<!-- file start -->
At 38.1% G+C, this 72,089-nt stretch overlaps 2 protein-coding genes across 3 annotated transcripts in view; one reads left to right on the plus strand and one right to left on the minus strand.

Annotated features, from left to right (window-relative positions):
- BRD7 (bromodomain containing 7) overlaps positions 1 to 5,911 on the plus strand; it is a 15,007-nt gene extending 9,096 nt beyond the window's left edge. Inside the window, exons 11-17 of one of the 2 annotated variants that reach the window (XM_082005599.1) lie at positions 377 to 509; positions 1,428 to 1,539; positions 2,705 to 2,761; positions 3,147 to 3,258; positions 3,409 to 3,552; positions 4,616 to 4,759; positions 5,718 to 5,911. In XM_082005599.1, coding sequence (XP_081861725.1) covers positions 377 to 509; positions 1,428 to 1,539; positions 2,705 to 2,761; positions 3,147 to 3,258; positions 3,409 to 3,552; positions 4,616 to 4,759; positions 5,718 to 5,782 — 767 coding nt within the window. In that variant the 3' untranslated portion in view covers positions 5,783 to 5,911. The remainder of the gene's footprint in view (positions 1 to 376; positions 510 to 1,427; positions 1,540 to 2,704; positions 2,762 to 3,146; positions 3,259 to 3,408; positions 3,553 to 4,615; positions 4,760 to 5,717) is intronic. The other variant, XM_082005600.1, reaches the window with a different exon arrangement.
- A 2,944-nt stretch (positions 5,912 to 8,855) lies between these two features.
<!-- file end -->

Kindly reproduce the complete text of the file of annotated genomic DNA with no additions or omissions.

At 38.1% G+C, this 72,089-nt stretch overlaps 2 protein-coding genes across 3 annotated transcripts in view; one reads left to right on the plus strand and one right to left on the minus strand.

Annotated features, from left to right (window-relative positions):
- BRD7 (bromodomain containing 7) overlaps positions 1 to 5,911 on the plus strand; it is a 15,007-nt gene extending 9,096 nt beyond the window's left edge. Inside the window, exons 11-17 of one of the 2 annotated variants that reach the window (XM_082005599.1) lie at positions 377 to 509; positions 1,428 to 1,539; positions 2,705 to 2,761; positions 3,147 to 3,258; positions 3,409 to 3,552; positions 4,616 to 4,759; positions 5,718 to 5,911. In XM_082005599.1, coding sequence (XP_081861725.1) covers positions 377 to 509; positions 1,428 to 1,539; positions 2,705 to 2,761; positions 3,147 to 3,258; positions 3,409 to 3,552; positions 4,616 to 4,759; positions 5,718 to 5,782 — 767 coding nt within the window. In that variant the 3' untranslated portion in view covers positions 5,783 to 5,911. The remainder of the gene's footprint in view (positions 1 to 376; positions 510 to 1,427; positions 1,540 to 2,704; positions 2,762 to 3,146; positions 3,259 to 3,408; positions 3,553 to 4,615; positions 4,760 to 5,717) is intronic. The other variant, XM_082005600.1, reaches the window with a different exon arrangement.
- A 2,944-nt stretch (positions 5,912 to 8,855) lies between these two features.